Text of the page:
News in Personal Trading Software & Compliance Monitoring Tools

What’s in the news: the top five compliance articles for October 1 – October 14, 2022

Compliance innovation moves fast, but the news moves faster. To keep you and your team up to speed on the latest happenings and goings-on in the compliance world, we’ve aggregated the top five articles from the past few weeks to provide you with an in-depth look at the regulatory ecosystem.

Stay up-to-date and in the know on everything happening in the compliance world as of Oct. 14, 2022.

Top five compliance articles

Kim Kardashian to Pay $1.26 Million to Settle SEC Investigation Into Role in Crypto Deal – Author Dave Michaels

The Securities and Exchange Commission (SEC) recently announced charges against Kim Kardashian. These charges were made after Kardashian allegedly touted on social media a crypto asset security offered and sold by EthereumMax without disclosing that she was paid $250,000 for the promotion. Kardashian has agreed to settle the charges, pay $1.26 million in penalties, disgorgement, and interest and cooperate with the Commission’s ongoing investigation.

“This case is a reminder that, when celebrities or influencers endorse investment opportunities, including crypto asset securities, it doesn’t mean that those investment products are right for all investors,” said SEC Chair Gary Gensler. “We encourage investors to consider an investment’s potential risks and opportunities in light of their own financial goals.”

The North American Securities Administrators Association is working on a model rule that “mirrors” the SEC regulation – Author Mark Schoeff Jr.

The SEC Marketing Rule will allow registered advisors to use testimonials in their marketing materials. However, whether advisors who are registered at the state level can take advantage of the same opportunity depends on whether their state adopts the SEC rule or something similar. The rule goes into effect on Nov. 4, and so far, 23 states have said that they will not follow the rule, 12 said that they will follow it, one states that it will do so in 2023, and 11 haven’t mentioned their plans.

The North American Securities Administrators Association (NASAA) will try to provide states with guidance on how they can update their advertising regulations.

According to Stephen Brey, a Michigan securities regulator, “We’re working on a model rule that will largely mirror the SEC rule.” That could be great news for state-level advisers who want to take advantage of the opportunities the new rule offers and start airing testimonials.

Potential Delay of SEC Climate Disclosures Rule Due to Reopening of Comments Period to Address Technical Issue – Author Mintz

The SEC recently reopened the comment period on its climate disclosures rule for a period of “fourteen days following publication of the reopening release in the Federal Register.” The SEC decision to reopen comments was due to a “technological error that resulted in a number of public comments submitted through the Commission’s internet comment form not being received by the Commission.”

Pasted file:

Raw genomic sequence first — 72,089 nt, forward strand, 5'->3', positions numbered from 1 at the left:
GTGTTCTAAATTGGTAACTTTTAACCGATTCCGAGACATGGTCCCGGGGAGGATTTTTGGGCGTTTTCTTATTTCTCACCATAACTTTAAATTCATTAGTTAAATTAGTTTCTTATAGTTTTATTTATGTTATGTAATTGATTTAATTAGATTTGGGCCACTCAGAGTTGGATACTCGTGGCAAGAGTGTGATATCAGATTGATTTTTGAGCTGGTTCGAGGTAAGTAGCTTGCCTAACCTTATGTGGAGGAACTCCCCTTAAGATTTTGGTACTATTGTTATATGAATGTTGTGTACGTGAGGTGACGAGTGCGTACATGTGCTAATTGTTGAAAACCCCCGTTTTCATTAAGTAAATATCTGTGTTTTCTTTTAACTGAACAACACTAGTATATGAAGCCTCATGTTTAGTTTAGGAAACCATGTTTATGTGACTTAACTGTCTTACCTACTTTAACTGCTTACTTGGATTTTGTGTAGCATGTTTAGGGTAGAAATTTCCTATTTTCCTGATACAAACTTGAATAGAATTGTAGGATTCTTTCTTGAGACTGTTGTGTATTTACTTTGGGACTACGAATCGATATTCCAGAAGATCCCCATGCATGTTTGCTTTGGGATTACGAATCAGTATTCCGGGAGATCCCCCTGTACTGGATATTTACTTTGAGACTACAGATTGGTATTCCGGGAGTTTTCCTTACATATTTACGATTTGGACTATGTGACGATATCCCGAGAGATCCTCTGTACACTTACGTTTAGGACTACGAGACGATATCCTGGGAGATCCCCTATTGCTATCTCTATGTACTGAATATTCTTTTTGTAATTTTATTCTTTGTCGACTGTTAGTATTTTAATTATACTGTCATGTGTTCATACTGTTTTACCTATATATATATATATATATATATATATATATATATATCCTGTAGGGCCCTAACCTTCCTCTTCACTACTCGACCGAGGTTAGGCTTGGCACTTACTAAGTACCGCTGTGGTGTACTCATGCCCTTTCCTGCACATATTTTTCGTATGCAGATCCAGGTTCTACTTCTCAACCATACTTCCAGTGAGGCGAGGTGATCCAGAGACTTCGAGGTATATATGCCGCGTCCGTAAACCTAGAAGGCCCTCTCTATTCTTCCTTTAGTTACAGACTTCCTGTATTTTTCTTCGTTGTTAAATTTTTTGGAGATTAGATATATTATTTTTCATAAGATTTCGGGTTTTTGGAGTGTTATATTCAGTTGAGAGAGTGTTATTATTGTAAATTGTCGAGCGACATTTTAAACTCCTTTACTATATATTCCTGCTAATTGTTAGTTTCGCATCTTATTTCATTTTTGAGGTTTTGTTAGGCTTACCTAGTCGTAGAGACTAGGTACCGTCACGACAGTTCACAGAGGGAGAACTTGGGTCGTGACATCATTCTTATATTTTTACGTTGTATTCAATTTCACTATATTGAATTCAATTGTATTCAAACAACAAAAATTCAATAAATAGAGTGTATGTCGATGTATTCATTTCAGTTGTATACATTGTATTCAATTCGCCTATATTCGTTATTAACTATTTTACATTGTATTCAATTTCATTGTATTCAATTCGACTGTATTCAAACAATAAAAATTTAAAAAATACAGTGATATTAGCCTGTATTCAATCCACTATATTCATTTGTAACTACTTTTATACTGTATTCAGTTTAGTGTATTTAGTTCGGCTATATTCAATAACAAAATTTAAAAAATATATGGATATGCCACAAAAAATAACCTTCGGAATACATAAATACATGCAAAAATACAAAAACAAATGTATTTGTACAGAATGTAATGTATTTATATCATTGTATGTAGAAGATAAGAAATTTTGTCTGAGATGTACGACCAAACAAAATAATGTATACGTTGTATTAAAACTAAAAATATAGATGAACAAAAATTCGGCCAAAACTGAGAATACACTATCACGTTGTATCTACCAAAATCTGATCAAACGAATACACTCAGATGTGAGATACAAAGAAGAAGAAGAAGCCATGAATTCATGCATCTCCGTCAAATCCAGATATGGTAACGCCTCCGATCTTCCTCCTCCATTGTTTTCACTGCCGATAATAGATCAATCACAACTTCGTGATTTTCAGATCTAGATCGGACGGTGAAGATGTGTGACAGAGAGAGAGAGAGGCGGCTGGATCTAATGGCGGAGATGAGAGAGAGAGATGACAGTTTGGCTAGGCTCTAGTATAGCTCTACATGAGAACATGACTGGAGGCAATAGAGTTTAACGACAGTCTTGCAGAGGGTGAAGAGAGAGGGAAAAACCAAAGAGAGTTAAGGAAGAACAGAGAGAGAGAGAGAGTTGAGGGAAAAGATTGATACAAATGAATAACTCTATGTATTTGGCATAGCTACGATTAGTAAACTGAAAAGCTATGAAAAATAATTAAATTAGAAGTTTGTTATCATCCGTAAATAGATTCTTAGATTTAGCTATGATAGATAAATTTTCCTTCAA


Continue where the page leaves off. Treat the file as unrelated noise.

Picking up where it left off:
While this delay will allow individuals affected by the proposed rule to share their comments and voice their concerns, it will likely delay the publication of the final climate disclosures rule for several weeks, if not more.

Get Ready: FINRA’s New CE Rules Start in January – Author Melanie Waddell

As a part of a revamp of the Financial Industry Regulatory Authority’s (FINRA) continuing education (CE) program, broker-dealers and their representatives face new CE requirements. Some of the most notable changes are:

  • Those registered with FINRA must complete continuing education requirements yearly instead of every three years.
  • Eligible individuals who terminate any of their representative or principle registration categories have the option of maintaining their qualification for any terminated registration categories by completing annual CE through a new program, the Maintaining Qualifications Program (MQP).
  • Firms can consider other required training toward satisfying an individual’s annual CE Firm Element and extend the Firm Element requirement to all registered persons.

These requirements go into effect on January 1, 2023.

SEC Votes to Modernize How BDs Can Preserve Electronic Records – Author Jeff Berman

The SEC recently voted to adopt amendments which will modernize how broker-dealers (BDs) preserve electronic records. The changes also cover the prompt production of records and third-party recordkeeping service requirements that are applicable to BDs, security-based swap dealers (SBSDs) and major security-based swap participants (MSBSPs). The amendments were developed in light of technological advancements which have been made in the last few decades and which will make the rule adaptable to new technologies in electronic recordkeeping.

Some of the most notable changes are:

  • Firms must preserve electronic records exclusively in a non-rewriteable, non-erasable format, known as the “write once, ready many” format.
  • There is an audit-trail alternative under which electronic records can be preserved in a manner which allows for the recreation of an original record if it is altered, over-written or erased.
  • To facilitate examinations and make them more efficient, BDs and all types of SBSDs and MSBSPs must produce electronic records to securities regulators in a “reasonably usable electronic format.”

These new requirements go into effect six months after publication in the Federal Register in the case of BDs and 12 months after publication in the Federal Register in the case of SBSDs and MSBSPs.